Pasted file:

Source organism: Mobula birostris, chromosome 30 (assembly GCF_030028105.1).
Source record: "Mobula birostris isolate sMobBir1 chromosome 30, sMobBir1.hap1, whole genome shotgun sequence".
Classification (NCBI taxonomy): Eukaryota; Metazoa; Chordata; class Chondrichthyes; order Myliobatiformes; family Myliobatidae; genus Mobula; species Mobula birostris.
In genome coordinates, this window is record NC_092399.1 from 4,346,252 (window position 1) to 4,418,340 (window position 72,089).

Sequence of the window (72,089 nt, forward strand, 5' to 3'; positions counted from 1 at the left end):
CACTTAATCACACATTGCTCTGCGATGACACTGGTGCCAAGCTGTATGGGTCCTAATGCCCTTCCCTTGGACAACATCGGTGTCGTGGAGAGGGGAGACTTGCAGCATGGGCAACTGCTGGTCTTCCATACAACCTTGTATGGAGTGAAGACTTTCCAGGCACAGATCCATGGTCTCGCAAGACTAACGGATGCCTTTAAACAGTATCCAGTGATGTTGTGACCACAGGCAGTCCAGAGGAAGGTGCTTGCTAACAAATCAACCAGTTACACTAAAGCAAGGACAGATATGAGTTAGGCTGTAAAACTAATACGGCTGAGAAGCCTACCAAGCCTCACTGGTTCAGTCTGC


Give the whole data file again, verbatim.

Source organism: Mobula birostris, chromosome 30 (assembly GCF_030028105.1).
Source record: "Mobula birostris isolate sMobBir1 chromosome 30, sMobBir1.hap1, whole genome shotgun sequence".
Classification (NCBI taxonomy): Eukaryota; Metazoa; Chordata; class Chondrichthyes; order Myliobatiformes; family Myliobatidae; genus Mobula; species Mobula birostris.
In genome coordinates, this window is record NC_092399.1 from 4,346,252 (window position 1) to 4,418,340 (window position 72,089).

Sequence of the window (72,089 nt, forward strand, 5' to 3'; positions counted from 1 at the left end):
CACTTAATCACACATTGCTCTGCGATGACACTGGTGCCAAGCTGTATGGGTCCTAATGCCCTTCCCTTGGACAACATCGGTGTCGTGGAGAGGGGAGACTTGCAGCATGGGCAACTGCTGGTCTTCCATACAACCTTGTATGGAGTGAAGACTTTCCAGGCACAGATCCATGGTCTCGCAAGACTAACGGATGCCTTTAAACAGTATCCAGTGATGTTGTGACCACAGGCAGTCCAGAGGAAGGTGCTTGCTAACAAATCAACCAGTTACACTAAAGCAAGGACAGATATGAGTTAGGCTGTAAAACTAATACGGCTGAGAAGCCTACCAAGCCTCACTGGTTCAGTCTGC